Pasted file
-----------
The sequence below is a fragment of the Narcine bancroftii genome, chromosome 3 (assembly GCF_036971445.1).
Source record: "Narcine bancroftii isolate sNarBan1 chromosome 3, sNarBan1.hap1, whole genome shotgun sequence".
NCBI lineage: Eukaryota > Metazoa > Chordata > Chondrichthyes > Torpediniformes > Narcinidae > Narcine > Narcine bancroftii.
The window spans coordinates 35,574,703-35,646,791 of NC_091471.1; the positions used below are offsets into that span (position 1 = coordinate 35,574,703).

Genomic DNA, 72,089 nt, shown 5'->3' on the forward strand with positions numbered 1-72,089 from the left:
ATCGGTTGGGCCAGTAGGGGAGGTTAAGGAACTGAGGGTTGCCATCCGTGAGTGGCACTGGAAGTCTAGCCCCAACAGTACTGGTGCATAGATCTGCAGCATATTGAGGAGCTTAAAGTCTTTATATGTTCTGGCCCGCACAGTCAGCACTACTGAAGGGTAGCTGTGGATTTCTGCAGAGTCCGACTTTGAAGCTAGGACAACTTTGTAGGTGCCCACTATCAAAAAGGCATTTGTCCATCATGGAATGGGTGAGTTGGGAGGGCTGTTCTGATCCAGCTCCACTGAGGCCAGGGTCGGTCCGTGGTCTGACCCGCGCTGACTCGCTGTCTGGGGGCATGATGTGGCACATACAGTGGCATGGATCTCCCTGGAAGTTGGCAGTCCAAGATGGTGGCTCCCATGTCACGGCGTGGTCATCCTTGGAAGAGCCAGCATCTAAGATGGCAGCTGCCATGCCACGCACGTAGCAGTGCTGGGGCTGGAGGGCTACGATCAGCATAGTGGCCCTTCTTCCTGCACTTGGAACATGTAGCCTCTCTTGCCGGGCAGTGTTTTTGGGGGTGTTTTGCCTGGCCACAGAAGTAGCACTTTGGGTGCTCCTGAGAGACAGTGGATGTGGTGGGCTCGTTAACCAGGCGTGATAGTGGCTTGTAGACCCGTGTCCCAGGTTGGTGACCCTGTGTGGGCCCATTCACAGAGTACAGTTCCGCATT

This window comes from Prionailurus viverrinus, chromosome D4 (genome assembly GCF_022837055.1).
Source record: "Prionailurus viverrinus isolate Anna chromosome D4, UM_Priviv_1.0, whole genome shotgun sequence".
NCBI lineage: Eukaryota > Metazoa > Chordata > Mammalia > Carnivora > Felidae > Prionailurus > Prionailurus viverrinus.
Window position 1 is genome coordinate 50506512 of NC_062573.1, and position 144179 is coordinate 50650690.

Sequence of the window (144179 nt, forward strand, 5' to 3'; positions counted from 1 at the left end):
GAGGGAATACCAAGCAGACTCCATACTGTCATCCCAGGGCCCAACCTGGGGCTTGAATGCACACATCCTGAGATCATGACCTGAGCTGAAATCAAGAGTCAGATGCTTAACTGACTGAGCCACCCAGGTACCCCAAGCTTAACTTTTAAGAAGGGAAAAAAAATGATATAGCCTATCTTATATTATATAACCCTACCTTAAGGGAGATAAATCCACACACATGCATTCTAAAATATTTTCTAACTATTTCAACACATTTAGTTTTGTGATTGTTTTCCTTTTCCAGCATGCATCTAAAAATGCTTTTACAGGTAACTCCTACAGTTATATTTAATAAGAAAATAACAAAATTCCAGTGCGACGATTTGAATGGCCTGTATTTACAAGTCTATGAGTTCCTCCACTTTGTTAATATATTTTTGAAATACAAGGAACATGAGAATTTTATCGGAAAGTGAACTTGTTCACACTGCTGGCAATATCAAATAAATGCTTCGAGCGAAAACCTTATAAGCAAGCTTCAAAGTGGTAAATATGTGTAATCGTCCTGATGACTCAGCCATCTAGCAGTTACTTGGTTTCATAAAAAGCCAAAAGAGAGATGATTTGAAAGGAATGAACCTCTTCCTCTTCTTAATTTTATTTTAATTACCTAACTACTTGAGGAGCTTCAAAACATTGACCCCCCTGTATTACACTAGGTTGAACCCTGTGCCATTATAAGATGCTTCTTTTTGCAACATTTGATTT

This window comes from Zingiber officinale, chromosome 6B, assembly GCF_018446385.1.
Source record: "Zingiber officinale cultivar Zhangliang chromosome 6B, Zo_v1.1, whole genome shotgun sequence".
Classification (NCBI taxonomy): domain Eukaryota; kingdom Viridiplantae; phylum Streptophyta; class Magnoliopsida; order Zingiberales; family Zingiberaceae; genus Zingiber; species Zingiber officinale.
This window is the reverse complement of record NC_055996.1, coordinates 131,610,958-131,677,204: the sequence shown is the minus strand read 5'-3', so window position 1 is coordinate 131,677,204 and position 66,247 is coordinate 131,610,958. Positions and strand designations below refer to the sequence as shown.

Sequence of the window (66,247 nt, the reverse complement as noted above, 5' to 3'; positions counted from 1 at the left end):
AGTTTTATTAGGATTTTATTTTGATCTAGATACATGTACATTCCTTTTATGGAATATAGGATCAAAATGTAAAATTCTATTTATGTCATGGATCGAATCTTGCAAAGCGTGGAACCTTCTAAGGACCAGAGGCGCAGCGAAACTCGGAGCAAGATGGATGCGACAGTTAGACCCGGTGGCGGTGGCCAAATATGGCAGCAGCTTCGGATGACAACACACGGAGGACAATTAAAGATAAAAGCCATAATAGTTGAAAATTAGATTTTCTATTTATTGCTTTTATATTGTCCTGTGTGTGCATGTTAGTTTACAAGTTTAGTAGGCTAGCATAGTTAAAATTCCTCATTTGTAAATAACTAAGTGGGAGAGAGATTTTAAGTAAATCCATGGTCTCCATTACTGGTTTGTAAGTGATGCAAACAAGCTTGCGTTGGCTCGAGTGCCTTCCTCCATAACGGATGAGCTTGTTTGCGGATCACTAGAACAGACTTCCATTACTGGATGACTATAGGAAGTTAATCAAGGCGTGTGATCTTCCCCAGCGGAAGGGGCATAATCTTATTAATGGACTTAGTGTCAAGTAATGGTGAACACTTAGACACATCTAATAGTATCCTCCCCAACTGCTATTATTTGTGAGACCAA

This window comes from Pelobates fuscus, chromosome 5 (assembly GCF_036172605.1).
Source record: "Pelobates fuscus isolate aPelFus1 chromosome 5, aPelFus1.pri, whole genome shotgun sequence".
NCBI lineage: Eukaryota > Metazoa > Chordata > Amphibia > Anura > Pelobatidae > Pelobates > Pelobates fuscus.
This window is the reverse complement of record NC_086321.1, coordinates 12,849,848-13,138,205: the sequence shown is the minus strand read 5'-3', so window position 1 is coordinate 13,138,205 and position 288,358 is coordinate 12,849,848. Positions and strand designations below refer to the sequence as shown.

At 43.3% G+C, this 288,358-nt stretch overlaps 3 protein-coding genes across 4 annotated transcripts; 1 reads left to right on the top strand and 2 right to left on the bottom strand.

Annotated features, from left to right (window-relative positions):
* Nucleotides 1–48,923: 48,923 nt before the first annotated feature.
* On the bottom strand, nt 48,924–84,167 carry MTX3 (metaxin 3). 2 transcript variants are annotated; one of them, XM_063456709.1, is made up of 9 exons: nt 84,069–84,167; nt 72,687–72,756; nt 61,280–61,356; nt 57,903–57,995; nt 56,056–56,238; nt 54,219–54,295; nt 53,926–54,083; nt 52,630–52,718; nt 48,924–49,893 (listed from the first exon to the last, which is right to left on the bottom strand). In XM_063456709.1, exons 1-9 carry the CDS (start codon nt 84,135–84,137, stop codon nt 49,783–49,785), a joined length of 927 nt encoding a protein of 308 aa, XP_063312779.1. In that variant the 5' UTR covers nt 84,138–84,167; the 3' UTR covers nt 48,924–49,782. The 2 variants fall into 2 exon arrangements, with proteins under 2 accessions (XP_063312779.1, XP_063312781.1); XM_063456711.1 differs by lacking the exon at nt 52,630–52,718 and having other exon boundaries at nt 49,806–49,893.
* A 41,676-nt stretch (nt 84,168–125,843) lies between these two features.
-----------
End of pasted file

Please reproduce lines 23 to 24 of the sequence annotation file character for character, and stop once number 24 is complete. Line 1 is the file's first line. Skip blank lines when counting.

At 43.3% G+C, this 288,358-nt stretch overlaps 3 protein-coding genes across 4 annotated transcripts; 1 reads left to right on the top strand and 2 right to left on the bottom strand.

Annotated features, from left to right (window-relative positions):